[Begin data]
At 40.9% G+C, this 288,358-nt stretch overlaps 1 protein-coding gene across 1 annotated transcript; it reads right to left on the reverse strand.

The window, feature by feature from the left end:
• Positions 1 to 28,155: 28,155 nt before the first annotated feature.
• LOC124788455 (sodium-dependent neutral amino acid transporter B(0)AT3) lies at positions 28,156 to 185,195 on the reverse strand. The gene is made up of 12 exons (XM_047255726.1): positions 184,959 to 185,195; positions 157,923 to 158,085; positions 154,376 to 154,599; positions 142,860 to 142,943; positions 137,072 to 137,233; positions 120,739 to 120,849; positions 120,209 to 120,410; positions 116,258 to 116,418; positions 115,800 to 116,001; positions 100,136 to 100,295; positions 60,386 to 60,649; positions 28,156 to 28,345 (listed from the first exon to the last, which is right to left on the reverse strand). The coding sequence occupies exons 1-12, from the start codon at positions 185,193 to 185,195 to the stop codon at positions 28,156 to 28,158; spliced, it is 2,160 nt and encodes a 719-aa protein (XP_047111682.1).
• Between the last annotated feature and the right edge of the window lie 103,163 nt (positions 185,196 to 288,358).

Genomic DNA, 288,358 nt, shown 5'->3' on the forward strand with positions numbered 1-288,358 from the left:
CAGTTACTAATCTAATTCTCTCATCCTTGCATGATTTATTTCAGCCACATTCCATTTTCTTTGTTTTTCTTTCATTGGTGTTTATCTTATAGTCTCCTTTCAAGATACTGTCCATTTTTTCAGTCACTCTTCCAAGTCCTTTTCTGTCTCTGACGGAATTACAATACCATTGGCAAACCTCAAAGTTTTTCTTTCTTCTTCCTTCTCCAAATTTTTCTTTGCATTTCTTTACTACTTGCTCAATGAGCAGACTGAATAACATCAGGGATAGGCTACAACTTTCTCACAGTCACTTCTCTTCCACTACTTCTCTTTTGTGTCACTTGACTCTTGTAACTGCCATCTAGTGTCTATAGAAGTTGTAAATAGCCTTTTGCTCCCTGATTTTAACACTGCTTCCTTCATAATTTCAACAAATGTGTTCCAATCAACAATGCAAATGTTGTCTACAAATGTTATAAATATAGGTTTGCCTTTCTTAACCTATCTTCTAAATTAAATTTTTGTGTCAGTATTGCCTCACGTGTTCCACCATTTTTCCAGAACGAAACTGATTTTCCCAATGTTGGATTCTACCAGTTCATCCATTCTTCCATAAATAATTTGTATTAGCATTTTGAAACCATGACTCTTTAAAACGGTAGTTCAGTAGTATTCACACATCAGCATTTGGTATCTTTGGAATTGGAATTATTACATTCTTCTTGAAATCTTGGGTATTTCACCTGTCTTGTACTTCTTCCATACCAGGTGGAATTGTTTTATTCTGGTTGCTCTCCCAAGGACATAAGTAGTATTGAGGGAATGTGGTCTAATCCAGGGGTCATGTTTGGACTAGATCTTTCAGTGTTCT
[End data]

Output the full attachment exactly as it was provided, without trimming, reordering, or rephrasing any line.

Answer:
At 40.9% G+C, this 288,358-nt stretch overlaps 1 protein-coding gene across 1 annotated transcript; it reads right to left on the reverse strand.

The window, feature by feature from the left end:
• Positions 1 to 28,155: 28,155 nt before the first annotated feature.
• LOC124788455 (sodium-dependent neutral amino acid transporter B(0)AT3) lies at positions 28,156 to 185,195 on the reverse strand. The gene is made up of 12 exons (XM_047255726.1): positions 184,959 to 185,195; positions 157,923 to 158,085; positions 154,376 to 154,599; positions 142,860 to 142,943; positions 137,072 to 137,233; positions 120,739 to 120,849; positions 120,209 to 120,410; positions 116,258 to 116,418; positions 115,800 to 116,001; positions 100,136 to 100,295; positions 60,386 to 60,649; positions 28,156 to 28,345 (listed from the first exon to the last, which is right to left on the reverse strand). The coding sequence occupies exons 1-12, from the start codon at positions 185,193 to 185,195 to the stop codon at positions 28,156 to 28,158; spliced, it is 2,160 nt and encodes a 719-aa protein (XP_047111682.1).
• Between the last annotated feature and the right edge of the window lie 103,163 nt (positions 185,196 to 288,358).

Genomic DNA, 288,358 nt, shown 5'->3' on the forward strand with positions numbered 1-288,358 from the left:
CAGTTACTAATCTAATTCTCTCATCCTTGCATGATTTATTTCAGCCACATTCCATTTTCTTTGTTTTTCTTTCATTGGTGTTTATCTTATAGTCTCCTTTCAAGATACTGTCCATTTTTTCAGTCACTCTTCCAAGTCCTTTTCTGTCTCTGACGGAATTACAATACCATTGGCAAACCTCAAAGTTTTTCTTTCTTCTTCCTTCTCCAAATTTTTCTTTGCATTTCTTTACTACTTGCTCAATGAGCAGACTGAATAACATCAGGGATAGGCTACAACTTTCTCACAGTCACTTCTCTTCCACTACTTCTCTTTTGTGTCACTTGACTCTTGTAACTGCCATCTAGTGTCTATAGAAGTTGTAAATAGCCTTTTGCTCCCTGATTTTAACACTGCTTCCTTCATAATTTCAACAAATGTGTTCCAATCAACAATGCAAATGTTGTCTACAAATGTTATAAATATAGGTTTGCCTTTCTTAACCTATCTTCTAAATTAAATTTTTGTGTCAGTATTGCCTCACGTGTTCCACCATTTTTCCAGAACGAAACTGATTTTCCCAATGTTGGATTCTACCAGTTCATCCATTCTTCCATAAATAATTTGTATTAGCATTTTGAAACCATGACTCTTTAAAACGGTAGTTCAGTAGTATTCACACATCAGCATTTGGTATCTTTGGAATTGGAATTATTACATTCTTCTTGAAATCTTGGGTATTTCACCTGTCTTGTACTTCTTCCATACCAGGTGGAATTGTTTTATTCTGGTTGCTCTCCCAAGGACATAAGTAGTATTGAGGGAATGTGGTCTAATCCAGGGGTCATGTTTGGACTAGATCTTTCAGTGTTCT